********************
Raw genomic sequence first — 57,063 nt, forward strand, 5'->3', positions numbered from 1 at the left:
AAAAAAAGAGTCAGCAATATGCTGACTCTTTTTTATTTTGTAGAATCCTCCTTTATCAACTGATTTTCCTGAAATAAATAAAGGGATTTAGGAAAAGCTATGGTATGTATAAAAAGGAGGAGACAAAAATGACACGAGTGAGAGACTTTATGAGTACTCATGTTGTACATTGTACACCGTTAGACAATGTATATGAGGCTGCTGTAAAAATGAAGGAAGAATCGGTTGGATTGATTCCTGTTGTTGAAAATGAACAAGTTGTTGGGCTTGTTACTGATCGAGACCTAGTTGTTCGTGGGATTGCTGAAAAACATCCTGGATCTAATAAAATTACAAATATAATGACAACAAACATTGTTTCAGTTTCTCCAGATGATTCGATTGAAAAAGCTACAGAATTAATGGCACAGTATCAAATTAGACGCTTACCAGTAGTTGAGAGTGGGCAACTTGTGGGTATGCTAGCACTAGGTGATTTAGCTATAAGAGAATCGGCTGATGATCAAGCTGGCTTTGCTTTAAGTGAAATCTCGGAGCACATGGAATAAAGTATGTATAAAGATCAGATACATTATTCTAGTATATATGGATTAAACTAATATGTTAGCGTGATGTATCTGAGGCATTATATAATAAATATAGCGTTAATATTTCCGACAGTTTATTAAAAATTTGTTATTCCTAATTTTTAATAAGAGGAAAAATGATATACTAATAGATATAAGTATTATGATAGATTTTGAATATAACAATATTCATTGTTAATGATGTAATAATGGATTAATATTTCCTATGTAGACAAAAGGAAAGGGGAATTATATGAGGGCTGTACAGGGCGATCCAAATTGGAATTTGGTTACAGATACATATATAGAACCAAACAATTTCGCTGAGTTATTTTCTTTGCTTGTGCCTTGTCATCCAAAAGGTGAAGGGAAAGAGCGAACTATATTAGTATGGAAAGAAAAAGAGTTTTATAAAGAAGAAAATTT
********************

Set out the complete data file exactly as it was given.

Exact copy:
Raw genomic sequence first — 57,063 nt, forward strand, 5'->3', positions numbered from 1 at the left:
AAAAAAAGAGTCAGCAATATGCTGACTCTTTTTTATTTTGTAGAATCCTCCTTTATCAACTGATTTTCCTGAAATAAATAAAGGGATTTAGGAAAAGCTATGGTATGTATAAAAAGGAGGAGACAAAAATGACACGAGTGAGAGACTTTATGAGTACTCATGTTGTACATTGTACACCGTTAGACAATGTATATGAGGCTGCTGTAAAAATGAAGGAAGAATCGGTTGGATTGATTCCTGTTGTTGAAAATGAACAAGTTGTTGGGCTTGTTACTGATCGAGACCTAGTTGTTCGTGGGATTGCTGAAAAACATCCTGGATCTAATAAAATTACAAATATAATGACAACAAACATTGTTTCAGTTTCTCCAGATGATTCGATTGAAAAAGCTACAGAATTAATGGCACAGTATCAAATTAGACGCTTACCAGTAGTTGAGAGTGGGCAACTTGTGGGTATGCTAGCACTAGGTGATTTAGCTATAAGAGAATCGGCTGATGATCAAGCTGGCTTTGCTTTAAGTGAAATCTCGGAGCACATGGAATAAAGTATGTATAAAGATCAGATACATTATTCTAGTATATATGGATTAAACTAATATGTTAGCGTGATGTATCTGAGGCATTATATAATAAATATAGCGTTAATATTTCCGACAGTTTATTAAAAATTTGTTATTCCTAATTTTTAATAAGAGGAAAAATGATATACTAATAGATATAAGTATTATGATAGATTTTGAATATAACAATATTCATTGTTAATGATGTAATAATGGATTAATATTTCCTATGTAGACAAAAGGAAAGGGGAATTATATGAGGGCTGTACAGGGCGATCCAAATTGGAATTTGGTTACAGATACATATATAGAACCAAACAATTTCGCTGAGTTATTTTCTTTGCTTGTGCCTTGTCATCCAAAAGGTGAAGGGAAAGAGCGAACTATATTAGTATGGAAAGAAAAAGAGTTTTATAAAGAAGAAAATTT